Stop Stormwater BEFORE It Floods the Bayou
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May 30, 2018
Harris County Flood Control plans to destroy forest on the south bank of Terry Hershey Park in west Houston in order to create 100-acre feet of stormwater detention siphoned off of Buffalo Bayou. This minor amount of detention is to compensate for INCREASED stormwater that the City of Houston plans to drain into the bayou from surrounding neighborhoods. We need to stop stormwater BEFORE it enters our streams. Tell Flood Control you are OPPOSED to the project by taking their survey on this page. Do it now! They’re starting soon. The survey doesn’t really let you say no to the project. But you can express your opposition and displeasure in the comment box at the end.
4 thoughts on “Tell Flood Control: No! Stop Destroying Forest on Buffalo Bayou”
Prudent study will show this is an unlikely solution to a monumental problem. At the same time make misery for area tax payers, waste needed trees and spend enormous amount of borrowed money.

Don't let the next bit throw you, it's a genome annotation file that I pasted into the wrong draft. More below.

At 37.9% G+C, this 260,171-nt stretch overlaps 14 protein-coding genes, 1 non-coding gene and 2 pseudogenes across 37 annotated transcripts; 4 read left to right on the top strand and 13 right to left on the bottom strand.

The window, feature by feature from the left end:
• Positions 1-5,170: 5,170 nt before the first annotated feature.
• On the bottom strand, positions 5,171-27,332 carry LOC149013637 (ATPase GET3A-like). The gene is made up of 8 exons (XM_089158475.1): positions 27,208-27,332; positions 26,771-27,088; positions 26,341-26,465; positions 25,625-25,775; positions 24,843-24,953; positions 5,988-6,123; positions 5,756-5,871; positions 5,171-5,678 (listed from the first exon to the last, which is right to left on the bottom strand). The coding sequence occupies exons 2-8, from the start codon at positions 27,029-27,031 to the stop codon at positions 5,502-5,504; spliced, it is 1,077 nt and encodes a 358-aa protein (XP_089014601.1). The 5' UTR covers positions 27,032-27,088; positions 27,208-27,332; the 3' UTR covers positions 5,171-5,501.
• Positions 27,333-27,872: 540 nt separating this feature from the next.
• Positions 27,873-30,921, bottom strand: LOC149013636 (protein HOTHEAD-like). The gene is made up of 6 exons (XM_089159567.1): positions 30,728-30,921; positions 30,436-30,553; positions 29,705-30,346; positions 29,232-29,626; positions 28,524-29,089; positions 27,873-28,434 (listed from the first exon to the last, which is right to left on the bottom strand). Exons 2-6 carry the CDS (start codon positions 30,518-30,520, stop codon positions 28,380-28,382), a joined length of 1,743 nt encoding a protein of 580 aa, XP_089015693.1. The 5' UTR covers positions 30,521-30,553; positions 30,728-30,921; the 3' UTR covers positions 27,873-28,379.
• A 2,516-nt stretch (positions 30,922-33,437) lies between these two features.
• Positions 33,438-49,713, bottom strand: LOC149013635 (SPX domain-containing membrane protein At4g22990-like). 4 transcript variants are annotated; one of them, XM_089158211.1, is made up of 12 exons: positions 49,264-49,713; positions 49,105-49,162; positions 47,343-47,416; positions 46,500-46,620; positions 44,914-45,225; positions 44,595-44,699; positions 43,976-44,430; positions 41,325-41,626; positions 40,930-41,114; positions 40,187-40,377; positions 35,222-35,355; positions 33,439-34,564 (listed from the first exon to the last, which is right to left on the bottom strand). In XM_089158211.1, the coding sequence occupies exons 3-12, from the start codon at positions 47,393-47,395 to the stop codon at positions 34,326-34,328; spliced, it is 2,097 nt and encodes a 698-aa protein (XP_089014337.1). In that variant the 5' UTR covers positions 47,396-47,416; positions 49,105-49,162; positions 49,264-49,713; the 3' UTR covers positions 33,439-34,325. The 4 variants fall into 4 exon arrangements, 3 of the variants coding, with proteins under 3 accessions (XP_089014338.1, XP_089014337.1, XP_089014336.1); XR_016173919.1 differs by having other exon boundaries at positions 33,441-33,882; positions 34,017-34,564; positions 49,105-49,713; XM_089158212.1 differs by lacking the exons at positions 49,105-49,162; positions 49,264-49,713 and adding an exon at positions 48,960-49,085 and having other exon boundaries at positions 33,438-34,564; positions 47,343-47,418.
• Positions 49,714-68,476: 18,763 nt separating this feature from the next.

Yes. Thank you for your comment. Among other things, Houstonians, particularly those living in the area, are stressed and anxious. Forest and trees are known to be beneficial for emotional, mental, and physical health. Not a good time to be losing the forest.
The obvious answer is more channels to the bay. Underground tunnels.
Pave the bayou, make the paved channel wider and deeper so water does not stack up like it does now. Whatever it takes to increase the cross section area available for flowing flood water to stay out of homes. Retention, even if a computer model says it will work, won’t work because any system of restriction orifices and weirs will get clogged up and require constant maintenance.
The development is not going to stop, there is too much money in it. The recent acceptance of faux engineering studies to justify more development prove I am right.
The obvious answer is slowing down and diverting runoff. Flooding begins on the land. The faster the runoff the higher the peak flow in a stream. It’s called lag time.
Widening, deepening, and paving Buffalo Bayou is never going to happen, for a variety of reasons, but mainly because it doesn’t work, causes more flooding, and is hugely destructive. Not to mention outrageously expensive.
All flood management approaches require maintenance, but artificially widening and deepening streams requires the most costly maintenance.
Big costly engineering projects like channels and underground tunnels do not work as well as nature-based, nonstructural projects. These fantasy projects are not going to happen here, and people concerned about flooding need to focus on rational, practical, cost-effective responses to flooding that can happen soon.
Read this report on flooding from the American Society of Civil Engineers.